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May 31, 2024

How to Calculate OEE: Formulas and Examples

Overall Equipment Effectiveness is a key metric used within the manufacturing industry to assess how well machines are performing. It combines multiple performance indicators into one unified score, providing a clear and quantifiable measure of manufacturing efficiency. By measuring OEE, manufacturers can identify areas of waste, streamline processes, and improve production outcomes.

However, despite the high awareness of this metric within the industry, there is a lot of confusion over how to actually calculate OEE. In this blog, we will be giving you all the tools and information to be able to successfully calculate OEE within your manufacturing business. We'll also be giving away how you can implement our manufacturing analytics platform, Busroot, completely free of cost!

How is OEE calculated?

OEE is calculated using 3 key performance elements:

Availability x Performance x Quality

Each factor is given a score out of 100 and are combined to give an overall score out of 100. For example:

Availability 95% x Performance 85% x Quality 70% = 0.95 x 0.85 x 0.70 x 100 = 57%

From this you can see the impact that the poor quality score has on your overall score, so it's a good way to identify where the pitfalls in your performance are.

What does an OEE score mean?

A score of 100% is essentially perfection! It means that your machines are running 24/7, at peak speed and only producing good (non-defected) products. A score of 100% is the gold standard for manufacturing, but it is actually much more rare than you would think. Machines naturally experience wear and tear, mechanical breakdowns etc, and no business is immune to staffing or supply issues. As such, it's natural that facilities aren't going to operate at peak performance 24/7.

Generally, a score of 80%-100% is seen as a great score.

Industry Standards for OEE Scores

Now, let's dive deeper into how to calculate each of these performance elements!

Calculating Availability

Availability measures the total amount of time that your equipment was in operation, versus the greatest amount of time that it could be in operation.

The main factors that impact availability are planned and unplanned stops.

Planned stops are when a pre scheduled activity has caused a period of time in which machines are not operating. These activities usually involve staff changeovers, material top ups, quality inspections, or routine maintenance.

Unplanned stops are (as you can probably guess!) any significant period of time in which machines are not operating, that is due to something which has not been pre planned. This is usually caused by machine breakdowns, material shortages or unplanned staffing issues.

As such, the way in which we calculate availability is:

Availability = Actual Operating Time / Planned Production Time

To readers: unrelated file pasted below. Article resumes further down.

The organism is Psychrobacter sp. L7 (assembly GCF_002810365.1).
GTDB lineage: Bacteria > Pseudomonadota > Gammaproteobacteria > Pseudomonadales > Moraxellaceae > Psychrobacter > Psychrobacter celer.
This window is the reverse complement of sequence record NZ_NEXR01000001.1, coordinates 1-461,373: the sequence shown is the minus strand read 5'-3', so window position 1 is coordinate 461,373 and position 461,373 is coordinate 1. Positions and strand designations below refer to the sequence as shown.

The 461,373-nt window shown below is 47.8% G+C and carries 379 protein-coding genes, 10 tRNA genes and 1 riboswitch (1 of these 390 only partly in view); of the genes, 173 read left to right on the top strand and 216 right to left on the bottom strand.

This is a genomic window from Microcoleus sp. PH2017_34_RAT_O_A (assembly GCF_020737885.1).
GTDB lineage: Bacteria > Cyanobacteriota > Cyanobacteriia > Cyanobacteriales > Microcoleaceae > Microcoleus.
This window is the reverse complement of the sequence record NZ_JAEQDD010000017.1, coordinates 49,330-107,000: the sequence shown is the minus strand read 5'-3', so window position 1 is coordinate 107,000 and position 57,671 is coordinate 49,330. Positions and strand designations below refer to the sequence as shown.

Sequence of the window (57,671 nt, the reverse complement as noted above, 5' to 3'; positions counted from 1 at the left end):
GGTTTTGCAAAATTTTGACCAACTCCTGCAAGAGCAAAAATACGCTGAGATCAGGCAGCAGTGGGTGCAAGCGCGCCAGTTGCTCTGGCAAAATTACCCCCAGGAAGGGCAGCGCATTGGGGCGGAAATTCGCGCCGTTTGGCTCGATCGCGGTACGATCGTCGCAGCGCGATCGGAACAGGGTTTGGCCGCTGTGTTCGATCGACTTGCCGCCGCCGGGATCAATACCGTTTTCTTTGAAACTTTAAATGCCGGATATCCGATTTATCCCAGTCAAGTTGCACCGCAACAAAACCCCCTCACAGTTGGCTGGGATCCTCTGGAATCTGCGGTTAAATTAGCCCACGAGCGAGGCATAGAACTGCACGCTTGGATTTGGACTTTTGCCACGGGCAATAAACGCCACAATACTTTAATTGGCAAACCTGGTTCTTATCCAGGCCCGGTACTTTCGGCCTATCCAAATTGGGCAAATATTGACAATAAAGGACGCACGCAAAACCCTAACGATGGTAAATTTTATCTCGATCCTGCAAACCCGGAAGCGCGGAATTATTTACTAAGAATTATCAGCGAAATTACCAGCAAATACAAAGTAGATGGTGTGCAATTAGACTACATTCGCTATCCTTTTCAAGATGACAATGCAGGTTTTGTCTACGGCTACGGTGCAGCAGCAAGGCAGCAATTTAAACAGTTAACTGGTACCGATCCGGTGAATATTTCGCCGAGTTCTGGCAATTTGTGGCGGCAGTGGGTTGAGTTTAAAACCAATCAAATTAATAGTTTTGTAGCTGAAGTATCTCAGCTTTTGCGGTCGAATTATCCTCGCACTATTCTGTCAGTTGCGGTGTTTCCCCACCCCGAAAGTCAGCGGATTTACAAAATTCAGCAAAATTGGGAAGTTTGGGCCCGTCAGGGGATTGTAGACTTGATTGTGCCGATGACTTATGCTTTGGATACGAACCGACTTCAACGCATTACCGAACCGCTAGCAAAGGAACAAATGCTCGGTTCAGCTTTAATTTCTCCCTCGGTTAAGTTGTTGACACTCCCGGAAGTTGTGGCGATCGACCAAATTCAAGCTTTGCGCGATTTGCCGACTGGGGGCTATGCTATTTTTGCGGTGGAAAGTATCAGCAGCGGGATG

Actual Operating Time is the total amount of time that your machines were running, taking into account any downtime. Planned Production Time is the total amount of time that your machines could have been running, if there were no planned or unplanned downtime.

For example:

You have an 8 hour shift in which machines are due to run the entire time. You experience 30 minutes for a routine maintenance inspection (planned stop), and 2 periods of 20 minutes where a machine broke down and needed to be fixed (unplanned stop). Therefore:

Planned Production Time = 8 hours / 480 minutes

Actual operating time = 480 - 30 - 40 = 410

Availability = 410 / 480 = 0.85 x 100 = 85%

This highlights that even with a few unexpected break downs per day, you can still achieve a really great availability score!

How can I improve availability?

Some of the key ways in which you can improve availability include:

  1. Preventive Maintenance: By implementing a robust preventive maintenance program with regular equipment servicing, you will help to prevent breakdowns and unplanned stoppages. This approach involves scheduled maintenance activities based on time or usage triggers.
  2. Predictive Maintenance: Utilise predictive maintenance techniques. By monitoring the condition of equipment using sensors and data analytics, you can predict and address potential failures before they occur, thereby reducing unexpected downtime.
  3. Rapid Response and Repair: Develop a system for quick response to equipment failures. This involves having a skilled maintenance team ready and spare parts available to reduce the time taken to fix breakdowns.
  4. Operator Training: Proper operation of machinery reduces the risk of breakdowns caused by operator errors. Regular training and refresher courses can keep skills sharp and reduce errors. Similarly, train your staff to be able to identify early signs of machine failure. This way you can address the issue before it causes any downtime.
  5. Technology Upgrades and Automation: Consider investing in newer, more reliable machinery or automation where feasible. Advanced equipment with better technology can have higher reliability and easier maintenance.